People are advised not to collect or eat shellfish from the south of Mahurangi Harbour around Whangaparaoa Peninsula.
A toxin found in shellfish that has not been detected in this area since the 1990s is back, leading to a public health warning from the Ministry of Primary Industries (MPI).
Signs were posted at beaches, boat ramps and popular shellfish gathering sites around Whangaparaoa Peninsula up to the southern end of the Mahurangi Harbour on June 3 advising people not to collect or consume shellfish because of the presence of Paralytic Shellfish Poisoning.
MPI specialist adviser Brian Roughan says the toxin was discovered during routine testing of water and shellfish samples.
He says further testing revealed the toxin to be above the safe level – 0.8mg/kg is considered safe by MPI, and levels locally were up to 1.0 mg/kg.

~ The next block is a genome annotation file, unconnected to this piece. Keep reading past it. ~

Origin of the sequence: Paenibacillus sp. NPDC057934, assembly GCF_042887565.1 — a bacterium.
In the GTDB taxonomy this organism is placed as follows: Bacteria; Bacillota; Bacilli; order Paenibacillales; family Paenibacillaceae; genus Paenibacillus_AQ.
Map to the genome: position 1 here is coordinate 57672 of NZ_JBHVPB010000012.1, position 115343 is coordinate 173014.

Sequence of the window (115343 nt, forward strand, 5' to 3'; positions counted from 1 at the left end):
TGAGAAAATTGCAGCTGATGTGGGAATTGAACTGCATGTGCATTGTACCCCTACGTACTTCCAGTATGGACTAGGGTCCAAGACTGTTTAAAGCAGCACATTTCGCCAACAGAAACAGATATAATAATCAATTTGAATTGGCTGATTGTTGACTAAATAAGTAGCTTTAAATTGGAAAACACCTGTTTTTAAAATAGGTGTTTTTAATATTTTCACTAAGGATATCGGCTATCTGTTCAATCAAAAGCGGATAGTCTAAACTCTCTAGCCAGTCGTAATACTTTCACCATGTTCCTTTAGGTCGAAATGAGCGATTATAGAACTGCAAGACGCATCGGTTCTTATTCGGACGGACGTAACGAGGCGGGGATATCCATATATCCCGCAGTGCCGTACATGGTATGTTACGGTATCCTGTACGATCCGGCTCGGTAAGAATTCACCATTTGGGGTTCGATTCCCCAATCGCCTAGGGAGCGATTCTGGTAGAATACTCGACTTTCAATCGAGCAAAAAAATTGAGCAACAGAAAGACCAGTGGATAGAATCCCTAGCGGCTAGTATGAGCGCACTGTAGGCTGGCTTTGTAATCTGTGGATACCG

Eating affected shellfish can cause a range of serious symptoms including dizziness, vomiting and diarrhoea, numbness around the face, hands and feet, or even paralysis.
MPI advises that while Paralytic Shellfish Poisoning hasn’t caused deaths in New Zealand, there have been several cases of hospitalisation and admission to intensive care in the Bay of Plenty when people continued collecting shellfish when a warning was in place.
The poisoning is caused by an algal bloom, which usually occurs from natural causes. Toxins are released into the shellfish when they eat the algae.
Mr Roughan says that typically toxicity can persist for weeks or even months and may recur as the organism produces cysts that bloom again when conditions are favourable.
MPI is undertaking further testing to check how widespread the toxicity is and the area currently subject to warning may change when further results are received.
As Hibiscus Matters went to print, the alert was still in place. The situation is being monitored and updates can be found on our website, or at mpi.govt.nz, where you can also sign up to email updates for toxic algal blooms.